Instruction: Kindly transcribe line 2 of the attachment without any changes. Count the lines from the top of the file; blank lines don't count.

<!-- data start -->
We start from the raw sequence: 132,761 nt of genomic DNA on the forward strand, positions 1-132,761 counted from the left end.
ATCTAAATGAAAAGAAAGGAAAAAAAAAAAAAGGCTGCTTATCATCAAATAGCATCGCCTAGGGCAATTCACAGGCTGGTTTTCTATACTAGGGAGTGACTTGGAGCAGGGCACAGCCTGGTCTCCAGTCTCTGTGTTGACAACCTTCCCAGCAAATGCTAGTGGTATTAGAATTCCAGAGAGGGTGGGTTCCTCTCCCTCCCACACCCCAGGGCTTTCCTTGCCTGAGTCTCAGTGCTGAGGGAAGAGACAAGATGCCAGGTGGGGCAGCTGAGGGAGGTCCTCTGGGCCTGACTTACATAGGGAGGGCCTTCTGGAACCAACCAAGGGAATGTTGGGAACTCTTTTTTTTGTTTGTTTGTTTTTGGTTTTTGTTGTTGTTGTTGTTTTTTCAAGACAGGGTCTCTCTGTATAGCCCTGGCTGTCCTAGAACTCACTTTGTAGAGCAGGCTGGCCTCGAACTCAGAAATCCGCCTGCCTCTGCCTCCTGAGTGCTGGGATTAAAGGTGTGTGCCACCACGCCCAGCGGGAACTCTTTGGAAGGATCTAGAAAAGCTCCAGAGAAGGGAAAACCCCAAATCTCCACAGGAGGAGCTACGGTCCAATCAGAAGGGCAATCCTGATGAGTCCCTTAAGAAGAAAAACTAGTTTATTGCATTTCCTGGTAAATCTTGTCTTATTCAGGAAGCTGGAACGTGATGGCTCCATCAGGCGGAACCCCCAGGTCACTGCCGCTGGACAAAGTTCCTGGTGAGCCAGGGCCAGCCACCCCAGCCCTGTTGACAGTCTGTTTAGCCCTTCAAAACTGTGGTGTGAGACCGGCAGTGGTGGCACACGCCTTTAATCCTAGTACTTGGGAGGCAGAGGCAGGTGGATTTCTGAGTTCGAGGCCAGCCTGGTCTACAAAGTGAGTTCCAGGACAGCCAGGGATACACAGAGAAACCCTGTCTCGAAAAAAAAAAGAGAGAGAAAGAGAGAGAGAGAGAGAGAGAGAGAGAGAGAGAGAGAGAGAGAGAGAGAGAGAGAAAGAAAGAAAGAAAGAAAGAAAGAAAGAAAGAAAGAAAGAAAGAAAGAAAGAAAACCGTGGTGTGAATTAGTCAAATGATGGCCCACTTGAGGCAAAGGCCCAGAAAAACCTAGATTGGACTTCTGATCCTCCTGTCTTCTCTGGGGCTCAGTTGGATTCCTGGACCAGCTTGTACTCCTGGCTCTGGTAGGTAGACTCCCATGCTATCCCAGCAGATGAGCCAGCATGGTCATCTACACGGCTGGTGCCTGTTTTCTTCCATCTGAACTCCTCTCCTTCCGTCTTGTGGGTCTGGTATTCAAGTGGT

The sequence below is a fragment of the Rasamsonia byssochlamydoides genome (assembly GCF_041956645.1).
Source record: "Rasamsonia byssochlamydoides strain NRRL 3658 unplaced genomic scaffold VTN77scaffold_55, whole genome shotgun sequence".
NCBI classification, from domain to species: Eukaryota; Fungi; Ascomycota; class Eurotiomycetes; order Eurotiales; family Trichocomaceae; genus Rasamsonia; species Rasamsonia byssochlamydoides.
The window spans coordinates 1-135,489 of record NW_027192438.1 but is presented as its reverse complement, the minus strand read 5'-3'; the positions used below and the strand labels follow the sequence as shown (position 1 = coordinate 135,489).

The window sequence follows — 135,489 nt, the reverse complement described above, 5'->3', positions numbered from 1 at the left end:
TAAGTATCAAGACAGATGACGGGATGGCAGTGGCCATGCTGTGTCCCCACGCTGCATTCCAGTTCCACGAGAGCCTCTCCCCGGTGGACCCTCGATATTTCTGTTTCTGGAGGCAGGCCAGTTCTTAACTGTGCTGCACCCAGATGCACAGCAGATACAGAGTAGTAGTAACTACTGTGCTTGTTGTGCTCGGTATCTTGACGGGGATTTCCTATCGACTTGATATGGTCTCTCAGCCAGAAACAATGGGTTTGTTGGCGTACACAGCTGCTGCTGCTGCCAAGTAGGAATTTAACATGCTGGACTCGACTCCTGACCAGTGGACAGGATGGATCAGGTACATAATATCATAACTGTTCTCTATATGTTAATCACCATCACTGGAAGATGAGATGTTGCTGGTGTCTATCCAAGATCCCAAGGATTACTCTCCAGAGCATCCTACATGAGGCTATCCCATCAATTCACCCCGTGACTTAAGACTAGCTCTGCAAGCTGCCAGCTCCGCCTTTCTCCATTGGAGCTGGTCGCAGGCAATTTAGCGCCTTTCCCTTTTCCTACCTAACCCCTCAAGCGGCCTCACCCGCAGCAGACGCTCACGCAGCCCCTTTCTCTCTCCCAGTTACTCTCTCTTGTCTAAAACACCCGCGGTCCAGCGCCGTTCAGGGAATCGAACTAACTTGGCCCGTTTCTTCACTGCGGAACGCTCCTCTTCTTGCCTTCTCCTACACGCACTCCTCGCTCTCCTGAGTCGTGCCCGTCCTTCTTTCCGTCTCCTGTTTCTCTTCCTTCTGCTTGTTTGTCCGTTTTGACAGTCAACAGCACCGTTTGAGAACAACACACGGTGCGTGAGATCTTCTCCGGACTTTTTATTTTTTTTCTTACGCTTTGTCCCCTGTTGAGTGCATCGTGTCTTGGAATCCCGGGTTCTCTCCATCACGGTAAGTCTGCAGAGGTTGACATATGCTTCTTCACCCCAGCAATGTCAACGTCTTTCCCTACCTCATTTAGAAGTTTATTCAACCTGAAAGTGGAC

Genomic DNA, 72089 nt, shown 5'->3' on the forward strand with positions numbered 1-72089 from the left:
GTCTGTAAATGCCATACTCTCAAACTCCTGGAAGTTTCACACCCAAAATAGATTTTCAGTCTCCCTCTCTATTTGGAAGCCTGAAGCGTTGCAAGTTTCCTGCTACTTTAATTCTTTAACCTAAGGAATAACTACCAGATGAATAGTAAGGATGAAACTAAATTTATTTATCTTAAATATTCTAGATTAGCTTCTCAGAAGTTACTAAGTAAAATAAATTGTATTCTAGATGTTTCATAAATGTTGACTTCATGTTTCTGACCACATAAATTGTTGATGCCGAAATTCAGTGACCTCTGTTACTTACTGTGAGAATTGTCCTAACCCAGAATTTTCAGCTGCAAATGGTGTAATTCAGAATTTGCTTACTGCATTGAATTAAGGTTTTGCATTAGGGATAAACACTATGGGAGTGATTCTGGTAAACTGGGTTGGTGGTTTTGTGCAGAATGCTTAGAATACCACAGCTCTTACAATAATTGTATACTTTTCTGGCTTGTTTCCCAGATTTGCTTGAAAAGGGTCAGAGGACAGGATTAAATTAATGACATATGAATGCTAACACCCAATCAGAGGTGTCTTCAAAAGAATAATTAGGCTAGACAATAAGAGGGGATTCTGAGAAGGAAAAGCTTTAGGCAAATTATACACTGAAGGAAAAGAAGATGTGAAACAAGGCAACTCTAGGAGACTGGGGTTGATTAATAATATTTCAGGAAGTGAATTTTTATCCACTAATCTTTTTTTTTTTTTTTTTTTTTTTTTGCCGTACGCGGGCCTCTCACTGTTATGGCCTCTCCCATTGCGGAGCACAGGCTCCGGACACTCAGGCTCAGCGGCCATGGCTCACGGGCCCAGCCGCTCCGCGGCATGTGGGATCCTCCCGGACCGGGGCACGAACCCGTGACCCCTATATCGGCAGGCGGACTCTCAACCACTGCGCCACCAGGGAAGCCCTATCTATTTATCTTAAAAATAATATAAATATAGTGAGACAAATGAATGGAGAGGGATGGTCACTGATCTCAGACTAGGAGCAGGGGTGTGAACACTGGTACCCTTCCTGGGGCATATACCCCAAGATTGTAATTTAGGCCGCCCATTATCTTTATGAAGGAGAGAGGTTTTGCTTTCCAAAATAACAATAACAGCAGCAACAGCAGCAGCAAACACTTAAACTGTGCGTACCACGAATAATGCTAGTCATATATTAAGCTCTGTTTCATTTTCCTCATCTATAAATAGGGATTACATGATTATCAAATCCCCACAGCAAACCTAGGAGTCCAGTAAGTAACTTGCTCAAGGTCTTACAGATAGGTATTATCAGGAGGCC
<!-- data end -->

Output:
ATCTAAATGAAAAGAAAGGAAAAAAAAAAAAAGGCTGCTTATCATCAAATAGCATCGCCTAGGGCAATTCACAGGCTGGTTTTCTATACTAGGGAGTGACTTGGAGCAGGGCACAGCCTGGTCTCCAGTCTCTGTGTTGACAACCTTCCCAGCAAATGCTAGTGGTATTAGAATTCCAGAGAGGGTGGGTTCCTCTCCCTCCCACACCCCAGGGCTTTCCTTGCCTGAGTCTCAGTGCTGAGGGAAGAGACAAGATGCCAGGTGGGGCAGCTGAGGGAGGTCCTCTGGGCCTGACTTACATAGGGAGGGCCTTCTGGAACCAACCAAGGGAATGTTGGGAACTCTTTTTTTTGTTTGTTTGTTTTTGGTTTTTGTTGTTGTTGTTGTTTTTTCAAGACAGGGTCTCTCTGTATAGCCCTGGCTGTCCTAGAACTCACTTTGTAGAGCAGGCTGGCCTCGAACTCAGAAATCCGCCTGCCTCTGCCTCCTGAGTGCTGGGATTAAAGGTGTGTGCCACCACGCCCAGCGGGAACTCTTTGGAAGGATCTAGAAAAGCTCCAGAGAAGGGAAAACCCCAAATCTCCACAGGAGGAGCTACGGTCCAATCAGAAGGGCAATCCTGATGAGTCCCTTAAGAAGAAAAACTAGTTTATTGCATTTCCTGGTAAATCTTGTCTTATTCAGGAAGCTGGAACGTGATGGCTCCATCAGGCGGAACCCCCAGGTCACTGCCGCTGGACAAAGTTCCTGGTGAGCCAGGGCCAGCCACCCCAGCCCTGTTGACAGTCTGTTTAGCCCTTCAAAACTGTGGTGTGAGACCGGCAGTGGTGGCACACGCCTTTAATCCTAGTACTTGGGAGGCAGAGGCAGGTGGATTTCTGAGTTCGAGGCCAGCCTGGTCTACAAAGTGAGTTCCAGGACAGCCAGGGATACACAGAGAAACCCTGTCTCGAAAAAAAAAAGAGAGAGAAAGAGAGAGAGAGAGAGAGAGAGAGAGAGAGAGAGAGAGAGAGAGAGAGAGAGAGAAAGAAAGAAAGAAAGAAAGAAAGAAAGAAAGAAAGAAAGAAAGAAAGAAAGAAAACCGTGGTGTGAATTAGTCAAATGATGGCCCACTTGAGGCAAAGGCCCAGAAAAACCTAGATTGGACTTCTGATCCTCCTGTCTTCTCTGGGGCTCAGTTGGATTCCTGGACCAGCTTGTACTCCTGGCTCTGGTAGGTAGACTCCCATGCTATCCCAGCAGATGAGCCAGCATGGTCATCTACACGGCTGGTGCCTGTTTTCTTCCATCTGAACTCCTCTCCTTCCGTCTTGTGGGTCTGGTATTCAAGTGGT